Exploring a foraging world on campus

In celebration of Earth Day, Mount Holyoke College welcomed Alexis Nikole Nelson to campus as she demonstrated to students, staff and faculty how foraging is not only good for the environment but also beneficial for one’s health.

Take a walk around the Lower Lake, and in-between saying hello to Jorge and watching all the trees starting to bloom on campus, you’ll discover a wide variety of plant life. Many of these plants are completely edible. This Earth Week, the Miller Worley Center for the Environment at Mount Holyoke College welcomed Alexis Nikole Nelson to campus to discuss the benefits of foraging and to lead walks through campus, demonstrating how the plants found on campus can be used in cooking.

“I really think foraging is not only nourishing for your physical and mental health, but it serves to create this group of people that advocate for the spaces that they’re foraging in,” she said. “A lot of these plants that coevolved with humans for thousands of years often benefit from our interaction. You see plants like sweetgrass disappear in places where humans are not having a relationship with it.”

Known as The Black Forager on social media, Nelson reframes the world of food by using her platform to highlight, sing and celebrate the edible plants hiding in plain sight. As a 2022 James Beard award winner and a Forbes 30 under 30 recipient, Alexis also delves into historical layers on African American and Indigenous food traditions that have typically been repressed.

Nelson’s talk in a packed Hooker Auditorium began by taking the audience through her journey from childhood to adulthood, with her foraging experiences starting in her mother’s garden as she discovered plants and coming full circle during college when she realized that there were a host of edible plants. It was then that she decided to start documenting her foraging finds.

“I was seeing a lot of foraging accounts, but what I wasn’t seeing was anyone who looked like me,” she said.

Foragers have historically faced difficulties throughout United States history, something Nelson highlighted during her talk. Wild gardens filled with forageable plants that had been cultivated over hundreds of years faced destruction from overuse when settlers arrived into the U.S. Years later, following the Emancipation Proclamation, landowners in South Carolina passed criminal trespassing laws to discourage foragers from entering their land.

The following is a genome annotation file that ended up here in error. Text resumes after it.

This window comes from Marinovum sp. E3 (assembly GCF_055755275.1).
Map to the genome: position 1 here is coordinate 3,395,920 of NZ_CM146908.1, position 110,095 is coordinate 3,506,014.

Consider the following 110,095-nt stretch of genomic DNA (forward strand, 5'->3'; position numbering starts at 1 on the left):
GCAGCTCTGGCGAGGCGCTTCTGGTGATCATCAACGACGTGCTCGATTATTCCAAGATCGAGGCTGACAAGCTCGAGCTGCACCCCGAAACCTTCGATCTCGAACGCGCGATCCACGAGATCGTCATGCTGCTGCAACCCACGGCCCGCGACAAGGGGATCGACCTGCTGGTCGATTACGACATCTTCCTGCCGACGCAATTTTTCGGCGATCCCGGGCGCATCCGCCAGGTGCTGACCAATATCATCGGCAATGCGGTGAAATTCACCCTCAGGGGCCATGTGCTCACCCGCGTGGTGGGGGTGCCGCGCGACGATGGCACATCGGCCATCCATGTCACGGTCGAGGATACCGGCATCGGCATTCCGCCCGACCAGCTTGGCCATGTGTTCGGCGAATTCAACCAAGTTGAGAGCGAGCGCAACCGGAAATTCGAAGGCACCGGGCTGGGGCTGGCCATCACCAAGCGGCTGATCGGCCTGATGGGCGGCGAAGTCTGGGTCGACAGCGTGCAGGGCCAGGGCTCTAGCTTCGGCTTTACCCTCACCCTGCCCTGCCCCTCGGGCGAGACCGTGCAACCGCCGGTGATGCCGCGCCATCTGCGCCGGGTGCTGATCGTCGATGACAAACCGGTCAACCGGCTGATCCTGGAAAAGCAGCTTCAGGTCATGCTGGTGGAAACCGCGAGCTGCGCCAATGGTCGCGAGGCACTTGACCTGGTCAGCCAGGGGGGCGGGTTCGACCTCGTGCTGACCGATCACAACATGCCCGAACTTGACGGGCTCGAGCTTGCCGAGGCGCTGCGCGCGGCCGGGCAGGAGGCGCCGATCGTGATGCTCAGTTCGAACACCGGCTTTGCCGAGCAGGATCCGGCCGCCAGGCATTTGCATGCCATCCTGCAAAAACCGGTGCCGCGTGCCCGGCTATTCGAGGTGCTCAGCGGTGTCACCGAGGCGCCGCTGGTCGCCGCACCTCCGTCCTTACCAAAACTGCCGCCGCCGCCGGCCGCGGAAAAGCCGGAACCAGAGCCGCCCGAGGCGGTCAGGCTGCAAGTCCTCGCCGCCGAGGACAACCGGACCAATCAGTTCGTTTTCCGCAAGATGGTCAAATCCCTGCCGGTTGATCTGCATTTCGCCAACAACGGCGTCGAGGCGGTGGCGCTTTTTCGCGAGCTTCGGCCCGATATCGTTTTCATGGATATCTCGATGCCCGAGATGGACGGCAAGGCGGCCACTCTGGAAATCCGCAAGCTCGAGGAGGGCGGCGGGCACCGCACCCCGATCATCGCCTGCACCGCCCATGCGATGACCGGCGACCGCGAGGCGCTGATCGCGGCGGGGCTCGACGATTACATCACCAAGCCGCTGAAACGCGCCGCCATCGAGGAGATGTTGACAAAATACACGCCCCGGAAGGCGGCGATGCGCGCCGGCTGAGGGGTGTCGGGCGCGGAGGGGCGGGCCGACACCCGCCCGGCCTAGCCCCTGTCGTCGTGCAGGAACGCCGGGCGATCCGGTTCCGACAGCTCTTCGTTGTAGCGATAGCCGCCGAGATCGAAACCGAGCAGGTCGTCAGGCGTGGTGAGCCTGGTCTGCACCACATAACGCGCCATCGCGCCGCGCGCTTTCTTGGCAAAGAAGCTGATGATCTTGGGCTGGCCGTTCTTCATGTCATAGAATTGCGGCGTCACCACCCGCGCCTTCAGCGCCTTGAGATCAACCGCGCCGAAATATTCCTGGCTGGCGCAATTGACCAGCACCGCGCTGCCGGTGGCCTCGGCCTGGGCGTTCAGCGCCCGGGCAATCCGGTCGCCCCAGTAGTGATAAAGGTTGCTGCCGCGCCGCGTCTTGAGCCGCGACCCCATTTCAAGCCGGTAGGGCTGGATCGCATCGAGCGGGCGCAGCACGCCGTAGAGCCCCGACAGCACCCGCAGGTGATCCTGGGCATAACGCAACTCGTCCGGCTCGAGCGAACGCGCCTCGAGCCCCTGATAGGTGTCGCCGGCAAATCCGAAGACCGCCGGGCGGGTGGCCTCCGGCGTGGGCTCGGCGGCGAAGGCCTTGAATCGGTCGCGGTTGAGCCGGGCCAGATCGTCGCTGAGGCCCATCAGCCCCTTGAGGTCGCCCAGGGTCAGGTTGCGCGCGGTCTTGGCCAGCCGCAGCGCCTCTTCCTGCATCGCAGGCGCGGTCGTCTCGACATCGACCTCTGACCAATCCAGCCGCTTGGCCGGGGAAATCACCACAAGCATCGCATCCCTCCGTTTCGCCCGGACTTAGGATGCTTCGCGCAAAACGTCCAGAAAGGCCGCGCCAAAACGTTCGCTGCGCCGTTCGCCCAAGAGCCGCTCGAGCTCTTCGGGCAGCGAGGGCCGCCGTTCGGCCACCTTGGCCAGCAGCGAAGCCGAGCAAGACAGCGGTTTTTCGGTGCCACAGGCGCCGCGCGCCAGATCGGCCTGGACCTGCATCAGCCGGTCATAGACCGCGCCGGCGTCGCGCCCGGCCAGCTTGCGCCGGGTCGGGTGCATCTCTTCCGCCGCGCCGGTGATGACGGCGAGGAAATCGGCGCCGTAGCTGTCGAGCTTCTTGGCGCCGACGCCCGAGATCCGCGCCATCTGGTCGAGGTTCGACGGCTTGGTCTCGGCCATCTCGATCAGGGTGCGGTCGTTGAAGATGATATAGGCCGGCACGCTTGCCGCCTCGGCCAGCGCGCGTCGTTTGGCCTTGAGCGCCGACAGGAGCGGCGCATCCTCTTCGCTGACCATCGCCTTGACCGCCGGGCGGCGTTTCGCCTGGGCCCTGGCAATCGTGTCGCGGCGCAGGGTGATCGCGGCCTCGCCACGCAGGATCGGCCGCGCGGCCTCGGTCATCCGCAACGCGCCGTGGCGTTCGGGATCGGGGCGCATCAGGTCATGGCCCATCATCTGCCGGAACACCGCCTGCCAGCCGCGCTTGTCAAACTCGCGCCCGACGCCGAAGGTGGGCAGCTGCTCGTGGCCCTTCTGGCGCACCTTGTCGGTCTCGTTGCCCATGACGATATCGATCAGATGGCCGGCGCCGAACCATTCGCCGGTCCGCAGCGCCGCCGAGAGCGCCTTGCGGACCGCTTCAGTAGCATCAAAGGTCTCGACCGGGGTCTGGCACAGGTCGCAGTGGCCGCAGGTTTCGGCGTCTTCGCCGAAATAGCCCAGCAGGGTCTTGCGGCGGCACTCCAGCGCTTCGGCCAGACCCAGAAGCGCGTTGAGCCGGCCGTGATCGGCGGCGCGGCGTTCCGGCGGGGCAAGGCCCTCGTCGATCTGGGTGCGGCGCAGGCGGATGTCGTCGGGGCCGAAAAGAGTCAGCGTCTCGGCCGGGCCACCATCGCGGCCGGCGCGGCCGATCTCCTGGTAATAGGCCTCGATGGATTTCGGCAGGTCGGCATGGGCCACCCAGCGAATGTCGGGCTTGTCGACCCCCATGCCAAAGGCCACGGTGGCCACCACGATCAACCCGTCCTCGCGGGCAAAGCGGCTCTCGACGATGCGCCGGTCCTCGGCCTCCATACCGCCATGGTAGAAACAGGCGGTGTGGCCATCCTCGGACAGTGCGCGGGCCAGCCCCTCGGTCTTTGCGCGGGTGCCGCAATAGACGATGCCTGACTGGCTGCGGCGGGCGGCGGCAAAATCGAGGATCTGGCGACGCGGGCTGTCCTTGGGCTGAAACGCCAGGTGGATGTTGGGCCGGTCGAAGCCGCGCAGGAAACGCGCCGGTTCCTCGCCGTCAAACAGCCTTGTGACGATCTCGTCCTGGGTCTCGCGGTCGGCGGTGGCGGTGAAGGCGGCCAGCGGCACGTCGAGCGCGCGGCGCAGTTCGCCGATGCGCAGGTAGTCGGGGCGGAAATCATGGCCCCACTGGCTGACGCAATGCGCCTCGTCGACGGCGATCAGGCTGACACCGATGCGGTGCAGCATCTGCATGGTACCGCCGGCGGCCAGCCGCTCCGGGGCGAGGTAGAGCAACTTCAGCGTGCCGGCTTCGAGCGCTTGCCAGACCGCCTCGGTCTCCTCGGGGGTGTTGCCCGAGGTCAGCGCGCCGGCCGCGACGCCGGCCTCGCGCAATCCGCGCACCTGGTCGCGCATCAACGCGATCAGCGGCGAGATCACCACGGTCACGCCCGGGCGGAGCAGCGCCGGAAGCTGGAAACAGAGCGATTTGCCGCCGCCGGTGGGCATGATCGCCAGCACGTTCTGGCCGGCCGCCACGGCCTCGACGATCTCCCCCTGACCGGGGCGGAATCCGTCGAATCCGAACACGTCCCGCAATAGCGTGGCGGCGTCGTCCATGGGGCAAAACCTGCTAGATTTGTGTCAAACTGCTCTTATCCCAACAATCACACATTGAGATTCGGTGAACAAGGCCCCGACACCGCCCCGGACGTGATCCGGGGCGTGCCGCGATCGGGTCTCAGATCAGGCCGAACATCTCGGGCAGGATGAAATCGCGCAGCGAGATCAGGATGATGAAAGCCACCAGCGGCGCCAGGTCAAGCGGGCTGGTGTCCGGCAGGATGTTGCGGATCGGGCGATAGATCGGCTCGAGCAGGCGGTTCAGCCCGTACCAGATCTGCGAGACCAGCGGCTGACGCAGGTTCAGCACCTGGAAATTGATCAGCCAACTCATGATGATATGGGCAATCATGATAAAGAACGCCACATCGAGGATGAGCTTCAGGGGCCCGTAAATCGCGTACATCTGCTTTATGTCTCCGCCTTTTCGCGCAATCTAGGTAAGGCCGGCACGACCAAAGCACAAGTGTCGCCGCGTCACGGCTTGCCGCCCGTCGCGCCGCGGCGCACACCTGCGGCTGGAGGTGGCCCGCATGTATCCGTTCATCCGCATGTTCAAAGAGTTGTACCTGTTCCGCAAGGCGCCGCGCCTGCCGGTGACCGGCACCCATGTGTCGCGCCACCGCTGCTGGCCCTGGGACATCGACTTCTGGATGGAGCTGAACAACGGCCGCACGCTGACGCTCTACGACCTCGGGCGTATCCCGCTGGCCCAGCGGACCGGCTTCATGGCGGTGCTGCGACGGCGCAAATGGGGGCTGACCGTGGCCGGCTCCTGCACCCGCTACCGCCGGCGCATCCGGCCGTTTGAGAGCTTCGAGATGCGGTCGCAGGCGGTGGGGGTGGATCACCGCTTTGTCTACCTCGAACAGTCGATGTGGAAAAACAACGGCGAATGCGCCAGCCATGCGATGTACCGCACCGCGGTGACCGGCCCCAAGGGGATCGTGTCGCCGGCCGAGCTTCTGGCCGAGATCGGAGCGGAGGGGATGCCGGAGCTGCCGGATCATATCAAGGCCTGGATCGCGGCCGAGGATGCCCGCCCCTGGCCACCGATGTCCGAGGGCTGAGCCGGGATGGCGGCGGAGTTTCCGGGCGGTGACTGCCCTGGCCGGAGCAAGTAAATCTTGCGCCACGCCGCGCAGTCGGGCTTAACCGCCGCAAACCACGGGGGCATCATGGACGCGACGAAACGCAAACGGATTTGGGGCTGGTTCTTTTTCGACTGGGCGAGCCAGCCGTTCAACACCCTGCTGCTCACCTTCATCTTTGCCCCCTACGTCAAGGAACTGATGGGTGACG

“These laws … successfully disenfranchised Indigenous and poor people from food sovereignty that they have had for years,” Nelson said.

It wasn’t until after World War II that foraging was brought into a new era with the publication of a book by Euell Gibbons. Foraging was not only seen in a new light but also recognized as a means of preservation. Some plants actually require foraging for survival, something that has happened as they shared a habitat with another species for thousands of years.

The morning following her talk, Nelson led two walks around campus and a cooking demonstration with groups of students and faculty. The walks explored the various wild plant and flower life that call the Mount Holyoke campus home, demonstrating how they can be used in everyday cooking. Nelson also took time to explain how foraging has an impact on the environment.

“Foragers are often some of the first people to notice issues that are going on within the world of plants and fungi because they’re the ones who are on the ground having to pay close attention day after day, month after month, watching the way that things change, whether things are blooming earlier. I know foragers are often the first ones to report on seasons of plants increasingly creeping up as we have milder winters,” she said. “I think when it really comes down to it, foraging, whether you’re just picking a couple of dandelion flowers or going out and making a charcuterie board of acorn cheese, it helps you see this inherent value in the spaces you occupy. When humans see value in spaces, they take better care of them, they want to steward them to the best of their ability and they want to make sure that the people following behind us get the opportunity to do the same.”

Earth Week also brought several other eco-centered events to campus. On April 23, Speed and Sprocket had a mobile shop on Skinner Green to service the bikes of employees and students, getting everyone ready for the spring and summer riding season. On Saturday, April 27, students and faculty from the Miller Worley Center for the Environment joined the South Hadley Tree Commission and others to plant fifteen trees in celebration of Earth Day.

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Josh Powers, Assistant Director of Public Affairs & Community Engagement
  • Assistant Director of Public Affairs & Community Engagement